John's Journal...

The Secret To Winning With Gerald Swindle

Click to enlargeWhere It All Began

Editor's Note: Thirty-four-year-old Gerald Swindle of Hayden, Alabama, this year's BASS Angler of the Year, has lived the American dream in the last 12 years. As a $12,000-a-year carpenter, Swindle dreamed of earning a living as a professional bass fisherman. This year, Swindle already has earned more than $1/2-million in his chosen sport. If he stays on track, he may earn $1 million before December 31, 2004.

"Click to enlargeI started fishing bass tournaments with my dad when I was 15 years old, in 1984," Swindle says. Then I continued to fish tournaments until I was about 18 before I started fishing night tournaments with my high-school buddies on Alabama's Smith lake, my home lake. The only tournaments I could afford to fish had an entry fee of $20 per boat for two fishermen. At the same time I was fishing night tournaments, I learned the craft of commercial refrigerator installation and repair but later left that trade to become a carpenter."

Swindle loved rainy days because he'd hook up his boat and take his boat to work with him. If the rain came down so hard that he and the other carpenters couldn't work, he'd take his boat straight to the lake and fish the rest of the day in the rain. "I always knew if the rain was falling so hard that we wouldn't work, I'd still get to go fishing," Swindle says. But if the rain stopped, and Swindle worked all day, then when he got off work, he'd go to the lake to fish. "I was so broke in those days Click to enlargethat I didn't have money to buy the gas required to get my car and boat to the lake," Swindle recalls. "So on many an afternoon, my fishing partner and I would go to his dad's house and get the gasoline out of the lawnmower and the gas can for the lawnmower. Then we'd go to my dad's house and do the same thing so we'd have enough gas to get to the lake and back to go fishing. I was dirt poor, but happy when I could be fishing. Many nights I'd go to a tournament, pay a $20 entry fee and not have a dime left in my pocket once I paid the fee. I wouldn't have money to buy a cold drink, a candy bar or a sandwich after the tournament. If my partner and I didn't win any money, we'd go home hungry and thirsty after the tournament.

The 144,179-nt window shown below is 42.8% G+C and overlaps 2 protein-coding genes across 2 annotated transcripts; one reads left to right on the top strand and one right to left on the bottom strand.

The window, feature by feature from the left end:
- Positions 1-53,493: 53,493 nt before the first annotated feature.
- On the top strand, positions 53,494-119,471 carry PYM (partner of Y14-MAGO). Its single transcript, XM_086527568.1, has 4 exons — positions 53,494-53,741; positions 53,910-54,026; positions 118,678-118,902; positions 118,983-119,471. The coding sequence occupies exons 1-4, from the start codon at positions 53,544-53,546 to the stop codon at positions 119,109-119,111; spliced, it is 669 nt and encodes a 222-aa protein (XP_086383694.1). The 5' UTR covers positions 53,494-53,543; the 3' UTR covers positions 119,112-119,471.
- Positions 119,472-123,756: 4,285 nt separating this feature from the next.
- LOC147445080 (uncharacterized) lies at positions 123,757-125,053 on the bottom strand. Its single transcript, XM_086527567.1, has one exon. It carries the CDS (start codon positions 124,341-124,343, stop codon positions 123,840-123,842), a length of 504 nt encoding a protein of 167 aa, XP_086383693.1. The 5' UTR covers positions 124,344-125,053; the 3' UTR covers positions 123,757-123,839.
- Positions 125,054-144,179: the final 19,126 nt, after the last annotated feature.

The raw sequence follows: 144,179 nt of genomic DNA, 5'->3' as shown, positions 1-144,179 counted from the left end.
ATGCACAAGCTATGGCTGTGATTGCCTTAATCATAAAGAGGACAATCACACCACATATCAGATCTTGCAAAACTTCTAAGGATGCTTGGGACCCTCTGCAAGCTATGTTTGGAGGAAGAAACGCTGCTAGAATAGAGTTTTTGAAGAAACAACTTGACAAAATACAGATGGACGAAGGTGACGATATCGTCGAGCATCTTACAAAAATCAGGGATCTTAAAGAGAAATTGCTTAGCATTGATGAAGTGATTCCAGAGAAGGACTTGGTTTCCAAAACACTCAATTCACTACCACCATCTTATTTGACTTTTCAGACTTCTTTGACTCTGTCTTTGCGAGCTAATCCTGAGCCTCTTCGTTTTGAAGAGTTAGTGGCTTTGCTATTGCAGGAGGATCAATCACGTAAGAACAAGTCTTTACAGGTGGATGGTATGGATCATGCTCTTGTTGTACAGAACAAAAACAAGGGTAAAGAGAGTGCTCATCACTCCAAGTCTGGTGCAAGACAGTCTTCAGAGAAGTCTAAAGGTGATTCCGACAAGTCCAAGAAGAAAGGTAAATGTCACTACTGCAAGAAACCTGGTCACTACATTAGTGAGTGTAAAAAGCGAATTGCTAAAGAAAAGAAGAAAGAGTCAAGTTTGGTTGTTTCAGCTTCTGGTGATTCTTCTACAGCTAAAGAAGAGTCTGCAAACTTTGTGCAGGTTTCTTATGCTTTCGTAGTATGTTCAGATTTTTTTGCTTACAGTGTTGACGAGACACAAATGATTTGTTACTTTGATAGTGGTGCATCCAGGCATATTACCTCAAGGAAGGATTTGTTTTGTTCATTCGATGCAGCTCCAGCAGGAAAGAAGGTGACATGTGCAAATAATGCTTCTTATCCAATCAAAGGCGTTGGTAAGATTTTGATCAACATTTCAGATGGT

Click to enlarge"This scenario didn't just happen once or twice. Many, many nights I drove home after a tournament with my belly growling and my mouth so dry I could hardly spit. On the nights we won money in a tournament, I might have enough money not only to eat that night, but maybe to buy one or two extra sandwiches to take to the next tournament. Those tournaments were the good ones." Swindle remembers his first big win, when his partner and he won $200 each in a Tuesday night tournament on Smith Lake. "Right then I thought, 'I can really make money fishing," Swindle recalls.


Check back each day this week for more about The Secret To Winning With Gerald Swindle ...

Day 1 - The Secret To Winning
Day 2 - Where It All Began
Day 3 - Swindle's Early Tournaments
Day 4 - The Run For The Championship - The Harris Chain of Lakes and Smith Lake
Day 5 - More Smith Lake Tournament


Entry 259, Day 2